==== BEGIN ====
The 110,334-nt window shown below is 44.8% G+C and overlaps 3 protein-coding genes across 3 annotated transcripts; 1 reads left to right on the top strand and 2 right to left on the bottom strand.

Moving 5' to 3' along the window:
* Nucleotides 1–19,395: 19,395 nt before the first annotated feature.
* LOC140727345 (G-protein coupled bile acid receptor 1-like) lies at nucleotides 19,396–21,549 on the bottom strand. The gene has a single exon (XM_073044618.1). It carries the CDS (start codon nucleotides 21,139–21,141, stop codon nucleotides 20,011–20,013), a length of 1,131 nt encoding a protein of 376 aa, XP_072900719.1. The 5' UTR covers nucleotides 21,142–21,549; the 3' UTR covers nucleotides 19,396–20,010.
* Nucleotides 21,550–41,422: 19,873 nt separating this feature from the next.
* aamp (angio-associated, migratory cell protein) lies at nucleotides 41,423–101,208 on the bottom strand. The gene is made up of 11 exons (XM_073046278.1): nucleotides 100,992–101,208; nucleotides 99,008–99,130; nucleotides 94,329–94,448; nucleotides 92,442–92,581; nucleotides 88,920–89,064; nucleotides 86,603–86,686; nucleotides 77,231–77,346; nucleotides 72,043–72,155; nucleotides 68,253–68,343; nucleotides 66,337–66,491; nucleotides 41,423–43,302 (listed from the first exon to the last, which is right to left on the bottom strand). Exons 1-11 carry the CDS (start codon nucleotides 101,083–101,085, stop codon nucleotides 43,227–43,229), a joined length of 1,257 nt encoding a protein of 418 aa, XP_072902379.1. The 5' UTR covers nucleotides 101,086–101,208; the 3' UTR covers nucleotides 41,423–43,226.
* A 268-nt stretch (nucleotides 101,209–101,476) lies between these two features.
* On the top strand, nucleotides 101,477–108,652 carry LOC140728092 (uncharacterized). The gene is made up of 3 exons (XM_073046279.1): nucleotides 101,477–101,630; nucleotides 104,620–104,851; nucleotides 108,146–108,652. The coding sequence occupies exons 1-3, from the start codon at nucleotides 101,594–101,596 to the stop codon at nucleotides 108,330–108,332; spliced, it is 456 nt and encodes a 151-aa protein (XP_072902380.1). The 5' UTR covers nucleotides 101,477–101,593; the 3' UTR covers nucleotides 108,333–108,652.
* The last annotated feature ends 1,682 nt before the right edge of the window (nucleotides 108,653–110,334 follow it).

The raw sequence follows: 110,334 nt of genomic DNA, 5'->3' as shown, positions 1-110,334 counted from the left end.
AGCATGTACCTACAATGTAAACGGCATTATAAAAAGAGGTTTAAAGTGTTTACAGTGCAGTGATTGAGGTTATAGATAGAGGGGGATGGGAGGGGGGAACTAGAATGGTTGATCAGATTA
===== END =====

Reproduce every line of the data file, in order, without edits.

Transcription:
The 110,334-nt window shown below is 44.8% G+C and overlaps 3 protein-coding genes across 3 annotated transcripts; 1 reads left to right on the top strand and 2 right to left on the bottom strand.

Moving 5' to 3' along the window:
* Nucleotides 1–19,395: 19,395 nt before the first annotated feature.
* LOC140727345 (G-protein coupled bile acid receptor 1-like) lies at nucleotides 19,396–21,549 on the bottom strand. The gene has a single exon (XM_073044618.1). It carries the CDS (start codon nucleotides 21,139–21,141, stop codon nucleotides 20,011–20,013), a length of 1,131 nt encoding a protein of 376 aa, XP_072900719.1. The 5' UTR covers nucleotides 21,142–21,549; the 3' UTR covers nucleotides 19,396–20,010.
* Nucleotides 21,550–41,422: 19,873 nt separating this feature from the next.
* aamp (angio-associated, migratory cell protein) lies at nucleotides 41,423–101,208 on the bottom strand. The gene is made up of 11 exons (XM_073046278.1): nucleotides 100,992–101,208; nucleotides 99,008–99,130; nucleotides 94,329–94,448; nucleotides 92,442–92,581; nucleotides 88,920–89,064; nucleotides 86,603–86,686; nucleotides 77,231–77,346; nucleotides 72,043–72,155; nucleotides 68,253–68,343; nucleotides 66,337–66,491; nucleotides 41,423–43,302 (listed from the first exon to the last, which is right to left on the bottom strand). Exons 1-11 carry the CDS (start codon nucleotides 101,083–101,085, stop codon nucleotides 43,227–43,229), a joined length of 1,257 nt encoding a protein of 418 aa, XP_072902379.1. The 5' UTR covers nucleotides 101,086–101,208; the 3' UTR covers nucleotides 41,423–43,226.
* A 268-nt stretch (nucleotides 101,209–101,476) lies between these two features.
* On the top strand, nucleotides 101,477–108,652 carry LOC140728092 (uncharacterized). The gene is made up of 3 exons (XM_073046279.1): nucleotides 101,477–101,630; nucleotides 104,620–104,851; nucleotides 108,146–108,652. The coding sequence occupies exons 1-3, from the start codon at nucleotides 101,594–101,596 to the stop codon at nucleotides 108,330–108,332; spliced, it is 456 nt and encodes a 151-aa protein (XP_072902380.1). The 5' UTR covers nucleotides 101,477–101,593; the 3' UTR covers nucleotides 108,333–108,652.
* The last annotated feature ends 1,682 nt before the right edge of the window (nucleotides 108,653–110,334 follow it).

The raw sequence follows: 110,334 nt of genomic DNA, 5'->3' as shown, positions 1-110,334 counted from the left end.
AGCATGTACCTACAATGTAAACGGCATTATAAAAAGAGGTTTAAAGTGTTTACAGTGCAGTGATTGAGGTTATAGATAGAGGGGGATGGGAGGGGGGAACTAGAATGGTTGATCAGATTA